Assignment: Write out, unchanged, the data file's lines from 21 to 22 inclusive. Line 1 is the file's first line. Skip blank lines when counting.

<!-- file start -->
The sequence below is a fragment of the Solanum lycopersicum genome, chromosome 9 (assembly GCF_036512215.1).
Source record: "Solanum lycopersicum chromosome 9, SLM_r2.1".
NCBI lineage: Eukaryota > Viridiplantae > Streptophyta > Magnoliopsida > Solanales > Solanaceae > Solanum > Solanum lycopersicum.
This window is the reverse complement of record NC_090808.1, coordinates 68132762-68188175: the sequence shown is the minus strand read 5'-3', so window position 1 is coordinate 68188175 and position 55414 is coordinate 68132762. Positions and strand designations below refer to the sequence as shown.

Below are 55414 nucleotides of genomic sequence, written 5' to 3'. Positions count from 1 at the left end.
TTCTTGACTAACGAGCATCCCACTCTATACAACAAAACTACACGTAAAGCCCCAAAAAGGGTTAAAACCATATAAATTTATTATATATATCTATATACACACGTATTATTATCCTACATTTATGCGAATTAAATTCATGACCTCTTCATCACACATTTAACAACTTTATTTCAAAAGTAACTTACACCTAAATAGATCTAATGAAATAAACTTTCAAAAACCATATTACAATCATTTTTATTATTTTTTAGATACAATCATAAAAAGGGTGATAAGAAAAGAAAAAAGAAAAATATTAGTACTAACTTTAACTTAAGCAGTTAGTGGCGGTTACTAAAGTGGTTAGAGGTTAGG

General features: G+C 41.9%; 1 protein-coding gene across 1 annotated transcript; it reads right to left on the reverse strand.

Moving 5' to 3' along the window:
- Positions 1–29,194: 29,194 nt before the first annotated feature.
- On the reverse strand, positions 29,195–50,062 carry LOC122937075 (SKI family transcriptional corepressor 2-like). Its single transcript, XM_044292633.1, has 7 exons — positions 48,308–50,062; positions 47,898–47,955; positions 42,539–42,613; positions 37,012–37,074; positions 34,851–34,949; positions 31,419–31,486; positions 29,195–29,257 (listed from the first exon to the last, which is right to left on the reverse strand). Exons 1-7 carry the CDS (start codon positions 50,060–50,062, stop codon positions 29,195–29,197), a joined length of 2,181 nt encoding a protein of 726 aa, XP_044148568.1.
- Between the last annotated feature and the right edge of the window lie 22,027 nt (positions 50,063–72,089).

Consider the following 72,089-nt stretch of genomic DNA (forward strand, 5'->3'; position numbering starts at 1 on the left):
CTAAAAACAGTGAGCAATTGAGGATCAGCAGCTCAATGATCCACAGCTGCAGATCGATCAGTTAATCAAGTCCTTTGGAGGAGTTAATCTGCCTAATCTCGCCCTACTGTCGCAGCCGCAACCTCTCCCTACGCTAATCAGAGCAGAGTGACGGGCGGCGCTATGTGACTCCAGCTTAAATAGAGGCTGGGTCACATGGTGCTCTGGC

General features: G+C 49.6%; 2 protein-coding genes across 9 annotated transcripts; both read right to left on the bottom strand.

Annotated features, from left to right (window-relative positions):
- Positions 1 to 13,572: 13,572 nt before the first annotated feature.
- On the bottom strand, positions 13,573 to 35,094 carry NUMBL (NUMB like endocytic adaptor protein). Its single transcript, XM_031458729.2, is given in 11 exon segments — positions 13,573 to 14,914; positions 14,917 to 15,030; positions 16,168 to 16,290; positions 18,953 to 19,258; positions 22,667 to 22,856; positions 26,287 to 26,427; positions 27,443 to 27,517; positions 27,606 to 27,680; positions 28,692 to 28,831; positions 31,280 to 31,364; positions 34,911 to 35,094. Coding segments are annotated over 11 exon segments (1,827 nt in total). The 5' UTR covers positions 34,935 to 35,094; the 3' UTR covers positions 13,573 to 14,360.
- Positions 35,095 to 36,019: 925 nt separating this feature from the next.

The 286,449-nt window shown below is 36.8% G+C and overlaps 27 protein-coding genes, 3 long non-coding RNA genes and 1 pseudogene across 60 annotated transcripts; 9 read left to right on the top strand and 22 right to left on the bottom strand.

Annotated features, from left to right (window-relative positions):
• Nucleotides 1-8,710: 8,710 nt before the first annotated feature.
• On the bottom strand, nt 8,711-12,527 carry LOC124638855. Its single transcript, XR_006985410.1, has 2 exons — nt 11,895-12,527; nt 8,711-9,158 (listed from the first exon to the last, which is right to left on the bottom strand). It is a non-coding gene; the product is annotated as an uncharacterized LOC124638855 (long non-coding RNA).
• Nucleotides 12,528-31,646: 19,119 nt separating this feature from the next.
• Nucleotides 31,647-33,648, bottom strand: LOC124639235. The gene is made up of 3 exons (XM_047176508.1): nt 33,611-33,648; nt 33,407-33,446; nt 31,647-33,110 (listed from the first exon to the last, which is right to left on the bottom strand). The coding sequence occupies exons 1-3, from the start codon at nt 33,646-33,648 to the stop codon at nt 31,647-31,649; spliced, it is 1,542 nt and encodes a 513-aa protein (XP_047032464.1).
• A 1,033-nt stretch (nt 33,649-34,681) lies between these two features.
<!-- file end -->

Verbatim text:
• Nucleotides 1-8,710: 8,710 nt before the first annotated feature.
• On the bottom strand, nt 8,711-12,527 carry LOC124638855. Its single transcript, XR_006985410.1, has 2 exons — nt 11,895-12,527; nt 8,711-9,158 (listed from the first exon to the last, which is right to left on the bottom strand). It is a non-coding gene; the product is annotated as an uncharacterized LOC124638855 (long non-coding RNA).